Most larger businesses hire a developer to build them a custom WordPress theme. Our in-house agency built a custom theme we call ‘Beachfront Hotel’ and all of our hotels use it. We make regular updates to our theme and rebuild it completely about every three years. Using the same theme for all our hotel properties enables us to build websites quickly and economically.
WordPress websites require an ongoing maintenance program. Here is an outline of what our agency does to keep our websites happy and healthy.
If something goes wrong, and it inevitably does, websites can become slightly messed up, irreparably broken, or gone. We back up our websites monthly, so if the worst happens, we can restore our sites from the most recent backup.
Our in-house marketing agency also updates our WordPress themes and plugins every month. Because WordPress is open-source, anyone can update the core code anytime. New features are continually added, bugs are fixed, and security holes are plugged. When updates occur, the component parts, such as themes and plugins on individual websites, need to be updated as well, or your website functionality may break or become vulnerable to evil-doers.
Another critical component of website maintenance is monitoring and optimizing load speed. Load speed is so crucial that monthly speed tests are essential. Consumer expectations regarding website speed are escalating. Consumers expect a webpage to load in two seconds or less, and 40% of these will abandon their search if a website takes more than three seconds to load.
When a user visits a web page from a web browser (like Chrome), a ping is sent to the website host asking the server to send over the website content files. This is called Hypertext Transfer Protocol (HTTP), and browsers must submit an HTTP request for every file on your site.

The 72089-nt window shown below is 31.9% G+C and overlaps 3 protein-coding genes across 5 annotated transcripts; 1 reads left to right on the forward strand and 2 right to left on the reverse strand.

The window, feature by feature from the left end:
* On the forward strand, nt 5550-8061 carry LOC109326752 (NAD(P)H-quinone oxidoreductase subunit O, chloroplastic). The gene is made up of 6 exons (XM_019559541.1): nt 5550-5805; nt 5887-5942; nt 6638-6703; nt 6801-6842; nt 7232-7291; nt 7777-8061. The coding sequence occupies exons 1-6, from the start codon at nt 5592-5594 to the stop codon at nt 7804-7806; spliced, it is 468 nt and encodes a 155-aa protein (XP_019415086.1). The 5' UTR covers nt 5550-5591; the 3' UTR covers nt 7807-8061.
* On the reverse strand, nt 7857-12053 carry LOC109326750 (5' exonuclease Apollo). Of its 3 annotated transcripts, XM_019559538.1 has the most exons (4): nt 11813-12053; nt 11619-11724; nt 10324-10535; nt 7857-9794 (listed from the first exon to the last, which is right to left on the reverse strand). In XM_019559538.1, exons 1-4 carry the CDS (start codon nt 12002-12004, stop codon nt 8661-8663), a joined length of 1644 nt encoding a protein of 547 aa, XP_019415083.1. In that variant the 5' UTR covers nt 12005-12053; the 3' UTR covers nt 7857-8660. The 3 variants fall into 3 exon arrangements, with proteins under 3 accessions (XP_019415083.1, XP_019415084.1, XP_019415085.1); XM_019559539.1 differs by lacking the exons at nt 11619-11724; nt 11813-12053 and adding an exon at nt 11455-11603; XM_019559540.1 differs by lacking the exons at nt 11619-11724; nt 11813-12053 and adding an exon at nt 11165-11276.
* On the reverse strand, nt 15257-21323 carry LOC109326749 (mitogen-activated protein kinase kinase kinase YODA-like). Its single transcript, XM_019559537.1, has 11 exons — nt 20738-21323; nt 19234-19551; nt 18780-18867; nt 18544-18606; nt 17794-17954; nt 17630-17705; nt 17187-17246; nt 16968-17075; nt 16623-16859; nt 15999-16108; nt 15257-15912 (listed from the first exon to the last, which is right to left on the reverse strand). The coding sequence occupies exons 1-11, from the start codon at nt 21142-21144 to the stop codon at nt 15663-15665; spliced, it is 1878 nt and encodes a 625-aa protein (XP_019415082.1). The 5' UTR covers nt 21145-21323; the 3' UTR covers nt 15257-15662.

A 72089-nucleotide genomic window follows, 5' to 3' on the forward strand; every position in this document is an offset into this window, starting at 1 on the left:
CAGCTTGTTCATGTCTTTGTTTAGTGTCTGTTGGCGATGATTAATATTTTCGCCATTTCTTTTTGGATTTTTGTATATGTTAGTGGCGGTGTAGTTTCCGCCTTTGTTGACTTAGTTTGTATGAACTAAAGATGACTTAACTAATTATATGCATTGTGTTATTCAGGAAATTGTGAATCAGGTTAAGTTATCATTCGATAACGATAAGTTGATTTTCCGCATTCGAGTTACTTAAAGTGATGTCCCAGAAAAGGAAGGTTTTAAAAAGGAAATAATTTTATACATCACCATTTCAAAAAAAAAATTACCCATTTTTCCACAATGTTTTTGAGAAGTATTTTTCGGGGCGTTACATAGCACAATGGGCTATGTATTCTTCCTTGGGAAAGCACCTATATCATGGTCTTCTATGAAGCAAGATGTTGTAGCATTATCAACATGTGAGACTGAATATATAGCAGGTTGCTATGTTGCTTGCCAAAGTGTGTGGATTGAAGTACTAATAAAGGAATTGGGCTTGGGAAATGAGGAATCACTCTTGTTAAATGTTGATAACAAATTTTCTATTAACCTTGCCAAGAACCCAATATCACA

Therefore, the more files we have on a site, the more HTTP requests our browser must make. The more requests there are, the slower the site will load. Large files slow things down even more, and high definition images and videos are the worst culprits. Hotels marketers love high definition images and videos!
Our marketing team regularly analyzes how many HTTP requests our websites must make to load, and sometimes we need to make hard decisions about what content is essential. For example, recently we learned that our website weather widget was slowing our sites down but decided it was worth keeping.
WordPress is a database-driven CMS system, meaning that all of the content on our site (such as pages, blog posts, and pictures) is stored in databases. Over time, databases become bloated with junk, including old pictures and deleted posts that slow down our websites. We have a protocol for regular database cleanups.
Our in-house agency also checks our websites for 404 errors every week. A 404 is URL indexed on search engines that no longer exists. For instance, when we delete a seasonal landing page, sometimes that link continues to appear in search results. Google penalizes websites with 404 errors.
The team fixes 404 errors by implementing a 301 redirect which points the dead URL to another page on the site.
We also audit and fix broken links on our websites monthly.
Our marketing team regularly reviews website content with our property GMs to ensure it is accurate and up to date.
Phew… that’s a lot, huh? One less thing for you, savvy GM, to worry about.